LSPRS actuary Charles Hall told the board that the upfront cost of fully funding the benefits at their present, or discounted, value would be a $359,000 investment to cover the increased benefits for Edmonson and a Houma trooper who also happened to qualify under language of the amendment. That amount is $59,000 more than the original $300,000 estimated cost provided three days after the amendment’s passage. Kennedy pointed out that the actual cost would be in excess of a million dollars and he asked Hall to provide him with a computation of those figures.
Hall said he received a request to “call a trooper to discuss a bill” on the Friday before the Monday, June 2 adjournment of the legislature.
He said it became clear in his conversation with the state trooper that “they wanted to introduce an amendment to enhance (Edmonson’s) benefits.”
After a few routine questions, Kennedy asked Hall if he knew the name of the trooper whom he was asked to call and to whom he subsequently talked.
“Charles Dupuy,” Hall answered.
Dupuy is Edmonson’s Chief of Staff who has benefitted from a 52 percent increase, from $80,500 to $122,200, since Edmonson’s appointment as State Police Superintendent by Gov. Bobby Jindal in January of 2008. Dupuy’s wife, Kelly Dupuy, also has received increases in salary, from $65,000 to $80,600.
It was the first time that anyone has officially identified Dupuy as the source of the Edmonson Amendment.
Dupuy, a member of the LSPRS Board, was not in attendance at Thursday’s board meeting.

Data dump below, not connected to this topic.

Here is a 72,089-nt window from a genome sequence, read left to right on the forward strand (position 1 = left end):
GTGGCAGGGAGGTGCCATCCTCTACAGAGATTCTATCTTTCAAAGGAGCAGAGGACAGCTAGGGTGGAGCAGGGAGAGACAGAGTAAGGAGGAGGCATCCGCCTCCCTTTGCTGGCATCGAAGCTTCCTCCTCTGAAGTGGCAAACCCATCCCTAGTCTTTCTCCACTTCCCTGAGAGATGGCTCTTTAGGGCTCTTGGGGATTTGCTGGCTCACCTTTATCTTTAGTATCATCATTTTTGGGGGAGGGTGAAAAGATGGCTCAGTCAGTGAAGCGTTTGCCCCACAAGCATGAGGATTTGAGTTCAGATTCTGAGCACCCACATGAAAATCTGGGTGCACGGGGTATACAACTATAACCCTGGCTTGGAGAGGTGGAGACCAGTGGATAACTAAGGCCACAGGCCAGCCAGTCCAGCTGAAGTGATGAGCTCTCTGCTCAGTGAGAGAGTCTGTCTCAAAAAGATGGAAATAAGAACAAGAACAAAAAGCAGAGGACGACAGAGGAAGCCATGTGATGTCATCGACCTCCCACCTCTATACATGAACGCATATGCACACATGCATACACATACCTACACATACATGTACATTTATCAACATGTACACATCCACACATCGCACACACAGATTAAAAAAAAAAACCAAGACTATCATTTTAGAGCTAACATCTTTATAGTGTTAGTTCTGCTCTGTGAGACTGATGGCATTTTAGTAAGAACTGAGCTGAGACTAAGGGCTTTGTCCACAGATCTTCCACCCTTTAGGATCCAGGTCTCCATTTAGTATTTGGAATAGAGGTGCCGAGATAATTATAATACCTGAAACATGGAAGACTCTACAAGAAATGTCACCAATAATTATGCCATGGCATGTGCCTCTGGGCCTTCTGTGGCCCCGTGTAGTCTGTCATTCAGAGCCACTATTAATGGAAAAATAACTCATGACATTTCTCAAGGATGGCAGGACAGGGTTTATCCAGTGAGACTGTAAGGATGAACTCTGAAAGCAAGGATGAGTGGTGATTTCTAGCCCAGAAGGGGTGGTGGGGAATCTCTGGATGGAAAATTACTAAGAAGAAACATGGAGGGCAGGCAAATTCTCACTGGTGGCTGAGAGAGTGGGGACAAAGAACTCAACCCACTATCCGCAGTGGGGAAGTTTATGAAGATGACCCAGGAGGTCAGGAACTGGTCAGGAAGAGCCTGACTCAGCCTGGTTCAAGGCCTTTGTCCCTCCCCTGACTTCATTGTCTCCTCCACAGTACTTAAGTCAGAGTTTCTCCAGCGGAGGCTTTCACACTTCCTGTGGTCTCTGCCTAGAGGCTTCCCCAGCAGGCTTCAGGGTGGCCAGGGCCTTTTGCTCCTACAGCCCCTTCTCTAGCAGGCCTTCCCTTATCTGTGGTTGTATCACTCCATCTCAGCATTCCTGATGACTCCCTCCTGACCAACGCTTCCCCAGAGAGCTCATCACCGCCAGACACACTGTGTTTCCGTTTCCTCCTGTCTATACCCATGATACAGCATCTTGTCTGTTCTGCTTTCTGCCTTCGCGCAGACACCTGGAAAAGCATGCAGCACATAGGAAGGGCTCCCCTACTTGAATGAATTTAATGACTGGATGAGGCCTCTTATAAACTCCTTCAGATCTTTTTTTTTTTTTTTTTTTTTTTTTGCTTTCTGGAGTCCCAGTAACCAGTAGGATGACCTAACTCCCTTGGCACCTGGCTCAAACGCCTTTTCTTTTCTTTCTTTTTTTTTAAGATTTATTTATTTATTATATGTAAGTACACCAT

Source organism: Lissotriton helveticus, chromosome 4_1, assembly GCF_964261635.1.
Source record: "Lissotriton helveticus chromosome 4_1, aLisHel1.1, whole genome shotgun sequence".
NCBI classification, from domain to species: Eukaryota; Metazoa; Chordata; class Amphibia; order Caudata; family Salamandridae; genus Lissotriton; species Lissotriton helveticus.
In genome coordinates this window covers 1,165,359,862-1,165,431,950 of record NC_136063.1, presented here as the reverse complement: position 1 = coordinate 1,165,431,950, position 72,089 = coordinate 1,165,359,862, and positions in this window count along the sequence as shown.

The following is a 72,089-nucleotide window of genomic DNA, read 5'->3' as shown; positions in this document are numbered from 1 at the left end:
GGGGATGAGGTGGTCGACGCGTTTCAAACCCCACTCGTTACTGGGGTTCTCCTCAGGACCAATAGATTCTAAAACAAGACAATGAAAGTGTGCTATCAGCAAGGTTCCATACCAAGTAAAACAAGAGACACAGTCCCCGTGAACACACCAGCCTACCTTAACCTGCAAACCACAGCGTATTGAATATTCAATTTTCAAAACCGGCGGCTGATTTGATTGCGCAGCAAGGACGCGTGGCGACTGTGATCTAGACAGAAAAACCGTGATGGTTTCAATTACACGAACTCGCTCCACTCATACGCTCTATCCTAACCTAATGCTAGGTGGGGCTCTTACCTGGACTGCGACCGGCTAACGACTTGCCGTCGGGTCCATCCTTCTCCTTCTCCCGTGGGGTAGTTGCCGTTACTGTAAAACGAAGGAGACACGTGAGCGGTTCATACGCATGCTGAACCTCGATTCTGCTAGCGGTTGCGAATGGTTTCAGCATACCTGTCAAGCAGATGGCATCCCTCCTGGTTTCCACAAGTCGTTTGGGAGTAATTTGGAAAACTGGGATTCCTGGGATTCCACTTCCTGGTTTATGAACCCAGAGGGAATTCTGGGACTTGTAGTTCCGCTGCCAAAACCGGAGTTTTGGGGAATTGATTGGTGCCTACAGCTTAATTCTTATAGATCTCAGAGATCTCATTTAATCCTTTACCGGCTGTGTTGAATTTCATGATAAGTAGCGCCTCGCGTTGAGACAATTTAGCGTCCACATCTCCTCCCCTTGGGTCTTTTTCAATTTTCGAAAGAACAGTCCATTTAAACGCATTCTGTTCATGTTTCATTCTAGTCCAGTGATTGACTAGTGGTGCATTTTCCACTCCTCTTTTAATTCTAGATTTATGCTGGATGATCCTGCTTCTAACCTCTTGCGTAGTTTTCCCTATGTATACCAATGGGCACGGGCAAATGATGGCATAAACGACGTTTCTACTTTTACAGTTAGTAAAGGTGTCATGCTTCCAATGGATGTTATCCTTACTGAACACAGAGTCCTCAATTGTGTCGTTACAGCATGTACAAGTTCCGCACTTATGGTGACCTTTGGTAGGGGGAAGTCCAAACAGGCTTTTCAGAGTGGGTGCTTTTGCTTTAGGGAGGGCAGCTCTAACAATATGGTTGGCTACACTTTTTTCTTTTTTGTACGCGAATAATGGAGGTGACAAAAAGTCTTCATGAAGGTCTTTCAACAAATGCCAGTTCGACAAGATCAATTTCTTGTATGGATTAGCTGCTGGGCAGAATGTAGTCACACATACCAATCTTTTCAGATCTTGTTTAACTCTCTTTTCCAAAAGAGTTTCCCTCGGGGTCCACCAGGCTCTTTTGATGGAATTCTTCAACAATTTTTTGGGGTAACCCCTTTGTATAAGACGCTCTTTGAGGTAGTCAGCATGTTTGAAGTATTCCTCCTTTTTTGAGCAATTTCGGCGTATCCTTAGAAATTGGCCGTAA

Riser, who first denied any involvement with introducing the amendment during the conference committee meeting in June but later admitted his complicity but said he did not realize it would benefit only two people.
Hall, however, in speaking to the board on Thursday cast doubt on that part of Riser’s story as well when he said it was believed that the amendment would affect only one person—Edmonson.
“This act has hurt the reputation of the state,” Kennedy said. “Someone pushed hard for this law. If I sue and the attorney general decides to defend it, I will begin taking depositions. I will send out subpoenas and we will find out who was behind this.”
Kennedy said he would foot the cost of the litigation which he said would be minimal provided the attorney general does not opt to defend the law.
The board, which had been seen as heavily stacked with Edmonson and Jindal loyalists, had been expected to display reluctance to go against the two. Instead, board members were unanimous in authorizing Kennedy to proceed with personal litigation in his “individual capacity.”
But even as Kennedy was making his offer, Claitor was already setting in motion his own litigation which he obviously had instructed Baton Rouge attorney Jack Whitehead to prepare and to stand by to file with the 19th JDC clerk’s office.